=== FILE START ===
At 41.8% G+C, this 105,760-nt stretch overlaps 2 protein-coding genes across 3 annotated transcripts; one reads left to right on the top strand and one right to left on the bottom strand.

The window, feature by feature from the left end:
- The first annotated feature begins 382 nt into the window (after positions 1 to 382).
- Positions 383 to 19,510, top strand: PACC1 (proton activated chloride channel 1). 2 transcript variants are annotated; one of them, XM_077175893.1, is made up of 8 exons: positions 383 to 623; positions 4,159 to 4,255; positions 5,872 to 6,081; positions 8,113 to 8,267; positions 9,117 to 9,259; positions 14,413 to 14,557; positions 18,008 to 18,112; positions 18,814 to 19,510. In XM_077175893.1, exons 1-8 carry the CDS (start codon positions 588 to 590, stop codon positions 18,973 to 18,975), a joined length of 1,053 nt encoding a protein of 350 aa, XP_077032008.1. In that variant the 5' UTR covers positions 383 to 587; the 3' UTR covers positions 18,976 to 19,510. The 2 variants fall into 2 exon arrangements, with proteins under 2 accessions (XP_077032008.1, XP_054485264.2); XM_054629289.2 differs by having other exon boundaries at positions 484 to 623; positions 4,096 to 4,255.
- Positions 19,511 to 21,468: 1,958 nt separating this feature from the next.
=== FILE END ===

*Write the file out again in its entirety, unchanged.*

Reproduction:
At 41.8% G+C, this 105,760-nt stretch overlaps 2 protein-coding genes across 3 annotated transcripts; one reads left to right on the top strand and one right to left on the bottom strand.

The window, feature by feature from the left end:
- The first annotated feature begins 382 nt into the window (after positions 1 to 382).
- Positions 383 to 19,510, top strand: PACC1 (proton activated chloride channel 1). 2 transcript variants are annotated; one of them, XM_077175893.1, is made up of 8 exons: positions 383 to 623; positions 4,159 to 4,255; positions 5,872 to 6,081; positions 8,113 to 8,267; positions 9,117 to 9,259; positions 14,413 to 14,557; positions 18,008 to 18,112; positions 18,814 to 19,510. In XM_077175893.1, exons 1-8 carry the CDS (start codon positions 588 to 590, stop codon positions 18,973 to 18,975), a joined length of 1,053 nt encoding a protein of 350 aa, XP_077032008.1. In that variant the 5' UTR covers positions 383 to 587; the 3' UTR covers positions 18,976 to 19,510. The 2 variants fall into 2 exon arrangements, with proteins under 2 accessions (XP_077032008.1, XP_054485264.2); XM_054629289.2 differs by having other exon boundaries at positions 484 to 623; positions 4,096 to 4,255.
- Positions 19,511 to 21,468: 1,958 nt separating this feature from the next.